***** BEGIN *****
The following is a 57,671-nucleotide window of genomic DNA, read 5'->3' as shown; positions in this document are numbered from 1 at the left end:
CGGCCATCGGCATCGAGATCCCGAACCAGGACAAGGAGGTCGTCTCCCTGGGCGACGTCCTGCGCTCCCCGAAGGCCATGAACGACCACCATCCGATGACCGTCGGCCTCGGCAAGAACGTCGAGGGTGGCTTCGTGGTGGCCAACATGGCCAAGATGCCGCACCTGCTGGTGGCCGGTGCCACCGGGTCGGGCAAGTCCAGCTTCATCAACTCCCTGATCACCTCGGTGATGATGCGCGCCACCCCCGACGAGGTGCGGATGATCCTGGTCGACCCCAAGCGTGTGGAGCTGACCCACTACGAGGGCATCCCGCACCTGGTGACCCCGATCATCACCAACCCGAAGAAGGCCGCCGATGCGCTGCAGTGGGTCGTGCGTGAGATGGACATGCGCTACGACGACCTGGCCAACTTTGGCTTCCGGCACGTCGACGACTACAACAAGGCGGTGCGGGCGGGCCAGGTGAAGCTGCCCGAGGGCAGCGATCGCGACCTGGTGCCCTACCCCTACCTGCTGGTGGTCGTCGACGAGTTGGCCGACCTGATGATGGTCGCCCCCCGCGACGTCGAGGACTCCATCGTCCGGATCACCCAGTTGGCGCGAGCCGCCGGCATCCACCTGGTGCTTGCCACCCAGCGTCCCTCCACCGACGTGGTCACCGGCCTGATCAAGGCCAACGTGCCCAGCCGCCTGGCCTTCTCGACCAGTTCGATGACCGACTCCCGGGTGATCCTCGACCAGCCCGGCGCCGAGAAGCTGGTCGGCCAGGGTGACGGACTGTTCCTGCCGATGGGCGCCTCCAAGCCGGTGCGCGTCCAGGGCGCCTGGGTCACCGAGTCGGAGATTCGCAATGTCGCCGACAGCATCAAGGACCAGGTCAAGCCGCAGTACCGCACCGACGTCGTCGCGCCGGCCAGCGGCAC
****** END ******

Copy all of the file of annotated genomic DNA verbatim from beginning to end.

The following is a 57,671-nucleotide window of genomic DNA, read 5'->3' as shown; positions in this document are numbered from 1 at the left end:
CGGCCATCGGCATCGAGATCCCGAACCAGGACAAGGAGGTCGTCTCCCTGGGCGACGTCCTGCGCTCCCCGAAGGCCATGAACGACCACCATCCGATGACCGTCGGCCTCGGCAAGAACGTCGAGGGTGGCTTCGTGGTGGCCAACATGGCCAAGATGCCGCACCTGCTGGTGGCCGGTGCCACCGGGTCGGGCAAGTCCAGCTTCATCAACTCCCTGATCACCTCGGTGATGATGCGCGCCACCCCCGACGAGGTGCGGATGATCCTGGTCGACCCCAAGCGTGTGGAGCTGACCCACTACGAGGGCATCCCGCACCTGGTGACCCCGATCATCACCAACCCGAAGAAGGCCGCCGATGCGCTGCAGTGGGTCGTGCGTGAGATGGACATGCGCTACGACGACCTGGCCAACTTTGGCTTCCGGCACGTCGACGACTACAACAAGGCGGTGCGGGCGGGCCAGGTGAAGCTGCCCGAGGGCAGCGATCGCGACCTGGTGCCCTACCCCTACCTGCTGGTGGTCGTCGACGAGTTGGCCGACCTGATGATGGTCGCCCCCCGCGACGTCGAGGACTCCATCGTCCGGATCACCCAGTTGGCGCGAGCCGCCGGCATCCACCTGGTGCTTGCCACCCAGCGTCCCTCCACCGACGTGGTCACCGGCCTGATCAAGGCCAACGTGCCCAGCCGCCTGGCCTTCTCGACCAGTTCGATGACCGACTCCCGGGTGATCCTCGACCAGCCCGGCGCCGAGAAGCTGGTCGGCCAGGGTGACGGACTGTTCCTGCCGATGGGCGCCTCCAAGCCGGTGCGCGTCCAGGGCGCCTGGGTCACCGAGTCGGAGATTCGCAATGTCGCCGACAGCATCAAGGACCAGGTCAAGCCGCAGTACCGCACCGACGTCGTCGCGCCGGCCAGCGGCAC